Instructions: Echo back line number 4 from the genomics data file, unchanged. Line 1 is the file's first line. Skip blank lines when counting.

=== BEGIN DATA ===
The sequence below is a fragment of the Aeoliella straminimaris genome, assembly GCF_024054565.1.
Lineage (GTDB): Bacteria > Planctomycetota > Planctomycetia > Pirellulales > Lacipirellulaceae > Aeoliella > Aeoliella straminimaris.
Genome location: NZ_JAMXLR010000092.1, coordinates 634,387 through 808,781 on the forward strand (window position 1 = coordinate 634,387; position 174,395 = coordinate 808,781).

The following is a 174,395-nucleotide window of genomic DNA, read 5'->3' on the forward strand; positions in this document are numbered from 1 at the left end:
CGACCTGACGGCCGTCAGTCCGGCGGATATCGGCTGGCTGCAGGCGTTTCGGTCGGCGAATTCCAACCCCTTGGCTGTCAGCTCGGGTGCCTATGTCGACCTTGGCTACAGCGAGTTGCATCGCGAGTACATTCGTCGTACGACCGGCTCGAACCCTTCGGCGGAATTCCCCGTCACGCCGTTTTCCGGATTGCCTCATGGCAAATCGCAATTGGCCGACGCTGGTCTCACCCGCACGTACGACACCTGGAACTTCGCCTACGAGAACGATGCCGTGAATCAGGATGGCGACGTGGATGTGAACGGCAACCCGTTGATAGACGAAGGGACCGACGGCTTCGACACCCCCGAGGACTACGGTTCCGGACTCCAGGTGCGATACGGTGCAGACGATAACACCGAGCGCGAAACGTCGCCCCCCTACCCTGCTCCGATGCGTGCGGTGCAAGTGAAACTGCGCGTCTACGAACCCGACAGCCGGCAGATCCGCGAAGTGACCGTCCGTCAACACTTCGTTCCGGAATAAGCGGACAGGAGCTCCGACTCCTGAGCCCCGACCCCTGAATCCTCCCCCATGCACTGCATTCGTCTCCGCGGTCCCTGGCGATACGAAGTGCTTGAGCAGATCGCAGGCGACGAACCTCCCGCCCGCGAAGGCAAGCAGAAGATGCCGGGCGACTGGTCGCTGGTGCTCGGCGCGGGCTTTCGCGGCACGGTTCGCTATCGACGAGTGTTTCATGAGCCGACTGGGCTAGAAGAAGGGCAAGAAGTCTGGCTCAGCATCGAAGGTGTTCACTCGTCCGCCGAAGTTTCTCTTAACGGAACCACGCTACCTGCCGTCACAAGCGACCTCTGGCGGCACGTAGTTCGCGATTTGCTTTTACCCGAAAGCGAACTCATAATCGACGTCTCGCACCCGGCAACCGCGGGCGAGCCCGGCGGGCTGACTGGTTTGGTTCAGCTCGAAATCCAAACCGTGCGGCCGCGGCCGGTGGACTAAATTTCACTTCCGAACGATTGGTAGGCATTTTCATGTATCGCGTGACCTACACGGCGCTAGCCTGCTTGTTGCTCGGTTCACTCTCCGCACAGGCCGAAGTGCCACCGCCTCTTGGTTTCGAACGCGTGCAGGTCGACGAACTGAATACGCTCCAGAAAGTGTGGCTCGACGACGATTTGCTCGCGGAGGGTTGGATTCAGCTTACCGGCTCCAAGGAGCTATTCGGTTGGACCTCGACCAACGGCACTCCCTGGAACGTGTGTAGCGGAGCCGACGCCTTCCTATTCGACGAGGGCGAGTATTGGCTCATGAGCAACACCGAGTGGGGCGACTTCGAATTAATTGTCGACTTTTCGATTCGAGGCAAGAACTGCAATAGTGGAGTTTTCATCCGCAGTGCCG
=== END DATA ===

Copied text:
The following is a 174,395-nucleotide window of genomic DNA, read 5'->3' on the forward strand; positions in this document are numbered from 1 at the left end: